Ancient Shores by Jack McDevitt
My rating: 3 of 5 stars
I read this book because I really like McDevitt, and also because the digital version of it is available through the local library. Let me tell you, library ebooks are great. It combines all the greatness of not paying for books that libraries represent with the awesomeness of not leaving your house that Kindles offer.
One thing I have remarked about McDevitt's books is that he reworks many of the same plot ideas into different books. I'm not sure how I feel about it. On the one hand it's his right, and if he does it in an interesting way, I guess it's fine. On the other hand, it can trigger another "not another collision of celestial bodies" reaction.
Ancient Shores doesn't feature any such collision, but it revolves around an apparent artifact from a vanished alien civilization. I hadn't realized that "apparent artifact from a vanished alien civilization" was a McDevitt trope, but now I see that it is.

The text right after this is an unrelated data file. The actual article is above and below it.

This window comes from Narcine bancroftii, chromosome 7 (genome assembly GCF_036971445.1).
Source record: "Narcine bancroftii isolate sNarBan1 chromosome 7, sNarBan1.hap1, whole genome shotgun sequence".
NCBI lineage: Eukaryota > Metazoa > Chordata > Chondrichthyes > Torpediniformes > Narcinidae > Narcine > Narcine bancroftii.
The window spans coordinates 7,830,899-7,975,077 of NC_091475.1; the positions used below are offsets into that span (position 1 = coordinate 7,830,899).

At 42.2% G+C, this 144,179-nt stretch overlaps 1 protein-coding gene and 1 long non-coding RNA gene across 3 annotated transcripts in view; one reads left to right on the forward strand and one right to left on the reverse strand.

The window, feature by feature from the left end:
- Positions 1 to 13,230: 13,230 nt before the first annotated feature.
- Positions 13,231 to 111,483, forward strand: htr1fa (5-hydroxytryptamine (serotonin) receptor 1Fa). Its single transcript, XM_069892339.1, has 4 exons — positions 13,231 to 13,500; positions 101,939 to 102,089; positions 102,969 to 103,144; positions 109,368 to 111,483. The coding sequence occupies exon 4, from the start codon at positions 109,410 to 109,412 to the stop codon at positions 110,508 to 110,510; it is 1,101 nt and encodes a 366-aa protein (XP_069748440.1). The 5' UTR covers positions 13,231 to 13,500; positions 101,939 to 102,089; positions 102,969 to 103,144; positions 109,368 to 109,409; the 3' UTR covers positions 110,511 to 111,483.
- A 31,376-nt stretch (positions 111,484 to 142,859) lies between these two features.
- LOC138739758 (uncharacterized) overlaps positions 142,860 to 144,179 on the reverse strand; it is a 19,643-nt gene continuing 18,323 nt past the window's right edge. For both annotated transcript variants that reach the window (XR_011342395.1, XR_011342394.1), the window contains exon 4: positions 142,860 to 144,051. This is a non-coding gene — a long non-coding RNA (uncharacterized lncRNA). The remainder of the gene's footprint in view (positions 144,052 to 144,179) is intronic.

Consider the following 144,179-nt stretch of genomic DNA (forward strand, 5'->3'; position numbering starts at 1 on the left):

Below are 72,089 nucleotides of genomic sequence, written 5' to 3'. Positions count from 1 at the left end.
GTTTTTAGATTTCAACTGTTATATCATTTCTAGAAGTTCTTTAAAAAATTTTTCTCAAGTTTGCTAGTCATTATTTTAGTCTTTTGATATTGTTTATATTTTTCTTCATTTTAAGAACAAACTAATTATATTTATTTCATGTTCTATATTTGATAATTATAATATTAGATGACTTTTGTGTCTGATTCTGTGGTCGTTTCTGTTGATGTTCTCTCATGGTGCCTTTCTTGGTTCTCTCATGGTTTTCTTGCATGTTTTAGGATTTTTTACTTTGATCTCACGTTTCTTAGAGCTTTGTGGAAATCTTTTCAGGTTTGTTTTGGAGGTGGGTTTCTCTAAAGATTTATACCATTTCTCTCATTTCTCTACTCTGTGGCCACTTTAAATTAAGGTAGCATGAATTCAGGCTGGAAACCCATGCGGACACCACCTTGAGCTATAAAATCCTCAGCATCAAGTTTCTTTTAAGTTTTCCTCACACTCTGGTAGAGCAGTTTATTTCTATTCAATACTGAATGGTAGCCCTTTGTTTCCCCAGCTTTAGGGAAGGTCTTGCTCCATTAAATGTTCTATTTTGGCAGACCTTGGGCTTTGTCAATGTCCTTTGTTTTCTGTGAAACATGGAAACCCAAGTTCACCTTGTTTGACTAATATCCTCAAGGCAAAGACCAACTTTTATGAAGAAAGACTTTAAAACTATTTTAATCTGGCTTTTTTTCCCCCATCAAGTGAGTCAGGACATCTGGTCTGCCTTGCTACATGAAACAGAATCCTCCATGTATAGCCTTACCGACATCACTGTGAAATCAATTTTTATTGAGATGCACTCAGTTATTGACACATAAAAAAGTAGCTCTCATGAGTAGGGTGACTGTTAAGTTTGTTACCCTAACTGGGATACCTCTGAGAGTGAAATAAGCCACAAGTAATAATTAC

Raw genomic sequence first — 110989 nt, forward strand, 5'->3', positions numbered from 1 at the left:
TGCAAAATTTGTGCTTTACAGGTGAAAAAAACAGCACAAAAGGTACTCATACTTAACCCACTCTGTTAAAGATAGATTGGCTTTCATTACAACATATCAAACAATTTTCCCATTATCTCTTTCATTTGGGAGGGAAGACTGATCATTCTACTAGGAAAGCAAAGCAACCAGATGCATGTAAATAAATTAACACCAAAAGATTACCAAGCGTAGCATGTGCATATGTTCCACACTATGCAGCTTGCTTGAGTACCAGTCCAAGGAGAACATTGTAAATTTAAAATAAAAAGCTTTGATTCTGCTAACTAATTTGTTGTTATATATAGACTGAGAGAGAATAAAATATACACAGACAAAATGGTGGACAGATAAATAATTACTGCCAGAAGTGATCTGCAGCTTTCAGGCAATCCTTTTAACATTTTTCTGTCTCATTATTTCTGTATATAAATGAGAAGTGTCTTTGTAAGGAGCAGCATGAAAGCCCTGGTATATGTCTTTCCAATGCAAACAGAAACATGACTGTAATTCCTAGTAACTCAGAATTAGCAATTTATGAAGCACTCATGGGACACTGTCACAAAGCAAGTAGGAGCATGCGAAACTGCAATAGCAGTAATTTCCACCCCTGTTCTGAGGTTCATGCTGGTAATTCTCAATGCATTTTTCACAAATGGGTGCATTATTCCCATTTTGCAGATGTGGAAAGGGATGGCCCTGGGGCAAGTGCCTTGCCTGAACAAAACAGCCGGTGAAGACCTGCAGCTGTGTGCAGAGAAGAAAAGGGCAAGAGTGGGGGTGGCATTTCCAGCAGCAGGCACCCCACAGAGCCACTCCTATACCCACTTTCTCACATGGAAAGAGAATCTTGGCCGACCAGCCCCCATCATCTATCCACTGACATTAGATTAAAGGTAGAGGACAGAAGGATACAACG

Where the book excels is in imagining the news coverage of this discovery in the not-too-distant future. The "forget science, how is this going to affect my bottom line" attitude is closer to the mark than most of the wide-eyed wonder you see portrayed in sf.
That said, the book is not all cynical -- the heroes, of course, possess much of idealism represented in the book. In fact, I think the ending borders on corny with a weird deus ex machina. Even worse, the ending doesn't resolve many of the questions raised in the first half of the book.
So, parts I enjoyed, but it didn't finish as strongly as most of McDevitt's work.